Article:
PETALING JAYA: Malaysia has moved up two spots in terms of global competitiveness.
According to data from the World Economic Forum's Global Competitiveness Report 2017-2018, Malaysia is now in 23rd place out of 137 countries, up two ranks from 25th place in the previous year's report.
The report also said that Malaysia was the region's top emerging economy, ahead of countries such as China, which was ranked 27th.
Malaysia took second spot among nine Asean countries with Thailand ranked at 32, Indonesia (36), Brunei Darussalam (46), Vietnam (55), Philippines (56), Cambodia (94) and Laos (98).
The top three most competitive countries in the world went to Switzerland, the United States and Singapore.
However, Singapore fell behind the United States and was ranked third globally, but the report said the country remained the most competitive economy in the region.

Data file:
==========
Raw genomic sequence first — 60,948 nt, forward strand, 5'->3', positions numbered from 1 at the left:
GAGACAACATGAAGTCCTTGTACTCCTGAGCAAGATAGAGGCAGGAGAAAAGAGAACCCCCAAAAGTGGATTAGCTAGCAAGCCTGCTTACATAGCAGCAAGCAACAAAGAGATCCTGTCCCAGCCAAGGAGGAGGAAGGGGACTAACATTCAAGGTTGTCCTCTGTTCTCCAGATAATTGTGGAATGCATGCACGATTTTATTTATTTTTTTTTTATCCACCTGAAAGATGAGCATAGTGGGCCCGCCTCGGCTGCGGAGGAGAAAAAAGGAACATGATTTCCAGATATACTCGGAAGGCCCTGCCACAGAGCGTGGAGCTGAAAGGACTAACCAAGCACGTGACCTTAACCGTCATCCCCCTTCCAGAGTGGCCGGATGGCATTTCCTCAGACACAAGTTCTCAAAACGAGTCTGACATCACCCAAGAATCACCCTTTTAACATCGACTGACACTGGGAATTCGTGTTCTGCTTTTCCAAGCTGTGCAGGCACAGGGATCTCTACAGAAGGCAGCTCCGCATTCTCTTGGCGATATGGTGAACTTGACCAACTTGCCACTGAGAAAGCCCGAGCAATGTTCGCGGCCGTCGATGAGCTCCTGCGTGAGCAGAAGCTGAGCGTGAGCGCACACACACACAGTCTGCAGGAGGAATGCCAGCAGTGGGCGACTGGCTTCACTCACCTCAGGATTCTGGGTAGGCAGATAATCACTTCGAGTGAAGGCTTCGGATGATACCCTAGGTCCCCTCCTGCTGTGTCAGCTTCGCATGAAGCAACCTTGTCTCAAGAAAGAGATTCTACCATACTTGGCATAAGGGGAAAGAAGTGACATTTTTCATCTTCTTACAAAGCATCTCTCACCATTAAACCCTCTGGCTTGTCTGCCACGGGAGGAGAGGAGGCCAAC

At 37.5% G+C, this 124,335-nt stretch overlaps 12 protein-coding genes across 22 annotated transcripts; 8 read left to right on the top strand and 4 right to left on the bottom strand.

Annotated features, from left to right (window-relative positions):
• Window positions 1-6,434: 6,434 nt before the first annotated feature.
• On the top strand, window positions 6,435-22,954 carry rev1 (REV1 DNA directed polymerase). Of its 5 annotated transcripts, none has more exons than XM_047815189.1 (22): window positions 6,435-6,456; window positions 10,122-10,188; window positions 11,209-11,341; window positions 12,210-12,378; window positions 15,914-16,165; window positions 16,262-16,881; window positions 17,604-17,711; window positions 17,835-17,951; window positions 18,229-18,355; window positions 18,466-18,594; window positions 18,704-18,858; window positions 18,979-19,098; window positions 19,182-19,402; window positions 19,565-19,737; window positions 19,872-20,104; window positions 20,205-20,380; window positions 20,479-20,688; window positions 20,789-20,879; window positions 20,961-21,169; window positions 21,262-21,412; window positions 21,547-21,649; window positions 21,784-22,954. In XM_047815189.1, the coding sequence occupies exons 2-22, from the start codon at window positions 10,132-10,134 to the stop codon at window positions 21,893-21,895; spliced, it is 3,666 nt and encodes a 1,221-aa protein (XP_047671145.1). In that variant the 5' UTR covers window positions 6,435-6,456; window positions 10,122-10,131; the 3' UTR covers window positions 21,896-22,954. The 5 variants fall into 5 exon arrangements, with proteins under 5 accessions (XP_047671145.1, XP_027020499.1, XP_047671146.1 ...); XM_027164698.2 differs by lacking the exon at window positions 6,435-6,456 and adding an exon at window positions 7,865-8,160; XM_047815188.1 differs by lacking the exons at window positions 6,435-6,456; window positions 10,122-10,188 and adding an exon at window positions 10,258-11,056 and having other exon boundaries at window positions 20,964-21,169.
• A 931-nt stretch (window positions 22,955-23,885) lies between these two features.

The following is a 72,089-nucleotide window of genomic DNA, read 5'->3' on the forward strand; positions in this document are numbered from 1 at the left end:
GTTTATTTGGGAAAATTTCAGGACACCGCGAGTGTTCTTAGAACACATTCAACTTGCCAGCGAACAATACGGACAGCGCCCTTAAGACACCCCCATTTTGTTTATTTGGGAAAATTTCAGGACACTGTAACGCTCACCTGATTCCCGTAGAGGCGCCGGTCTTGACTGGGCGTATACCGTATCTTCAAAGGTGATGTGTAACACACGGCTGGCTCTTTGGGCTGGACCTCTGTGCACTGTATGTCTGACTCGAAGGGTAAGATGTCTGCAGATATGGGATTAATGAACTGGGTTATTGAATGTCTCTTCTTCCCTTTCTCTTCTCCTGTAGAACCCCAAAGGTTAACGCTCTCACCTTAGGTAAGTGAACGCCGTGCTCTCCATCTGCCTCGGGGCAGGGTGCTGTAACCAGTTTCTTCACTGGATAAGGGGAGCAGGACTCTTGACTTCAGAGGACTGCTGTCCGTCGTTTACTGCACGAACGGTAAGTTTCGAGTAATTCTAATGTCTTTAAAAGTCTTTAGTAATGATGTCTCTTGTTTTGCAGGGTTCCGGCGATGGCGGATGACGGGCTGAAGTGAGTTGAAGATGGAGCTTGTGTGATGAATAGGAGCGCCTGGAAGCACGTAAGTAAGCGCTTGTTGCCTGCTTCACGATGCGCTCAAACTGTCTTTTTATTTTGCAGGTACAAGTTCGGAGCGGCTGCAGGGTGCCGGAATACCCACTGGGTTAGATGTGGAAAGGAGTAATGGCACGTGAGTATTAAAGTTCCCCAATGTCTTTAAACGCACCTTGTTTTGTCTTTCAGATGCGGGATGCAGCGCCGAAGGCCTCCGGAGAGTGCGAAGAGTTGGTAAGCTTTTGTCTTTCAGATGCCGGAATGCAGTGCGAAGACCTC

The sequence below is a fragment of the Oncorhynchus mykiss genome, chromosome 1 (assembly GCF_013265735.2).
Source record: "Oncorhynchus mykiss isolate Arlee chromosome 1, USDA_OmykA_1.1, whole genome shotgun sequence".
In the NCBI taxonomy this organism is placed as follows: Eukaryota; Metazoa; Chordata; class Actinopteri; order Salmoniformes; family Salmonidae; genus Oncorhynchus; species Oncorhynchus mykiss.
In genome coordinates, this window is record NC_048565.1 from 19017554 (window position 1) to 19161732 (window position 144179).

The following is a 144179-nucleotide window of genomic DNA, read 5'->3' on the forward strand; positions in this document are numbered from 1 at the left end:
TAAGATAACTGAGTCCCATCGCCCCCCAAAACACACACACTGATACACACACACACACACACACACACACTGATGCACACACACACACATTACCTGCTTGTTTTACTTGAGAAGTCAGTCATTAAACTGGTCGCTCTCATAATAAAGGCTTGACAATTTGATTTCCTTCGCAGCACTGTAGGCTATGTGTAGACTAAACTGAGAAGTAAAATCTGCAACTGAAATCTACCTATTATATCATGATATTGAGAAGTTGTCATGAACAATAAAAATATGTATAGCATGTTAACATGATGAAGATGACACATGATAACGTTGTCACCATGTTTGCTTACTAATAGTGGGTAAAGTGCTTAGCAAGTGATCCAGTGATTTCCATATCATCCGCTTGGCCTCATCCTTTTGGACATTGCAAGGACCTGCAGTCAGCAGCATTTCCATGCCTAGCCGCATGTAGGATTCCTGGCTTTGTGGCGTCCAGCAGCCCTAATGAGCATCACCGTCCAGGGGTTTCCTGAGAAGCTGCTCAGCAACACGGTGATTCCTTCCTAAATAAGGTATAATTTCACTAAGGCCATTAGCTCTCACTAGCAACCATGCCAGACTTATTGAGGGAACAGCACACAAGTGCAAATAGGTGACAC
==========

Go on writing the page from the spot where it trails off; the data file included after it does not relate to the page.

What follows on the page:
The report also cited Malaysia's strengths, which was investor protection, burden of government regulation and efficiency of government spending, ranked third, fifth and 15th, respectively.
Malaysia's top three problematic factors in doing business were access to financing, foreign currency regulations and inefficient government bureaucracy, said the report.
The annual report measures national competitiveness, which is defined as the set of institutions, policies and factors that determine the level of productivity.
The study used 70% survey data from the United Nations and 30% data from 137 countries, and tracks the performance of 137 countries on 12 pillars of competitiveness via the Global Competitiveness Index (GCI).
The 12 pillars considered are institutions, infrastructure, macroeconomic environment, health and primary education, higher education and training, goods market efficiently, labour market efficiency, financial market development, technological readiness, market size, business sophistication and innovation.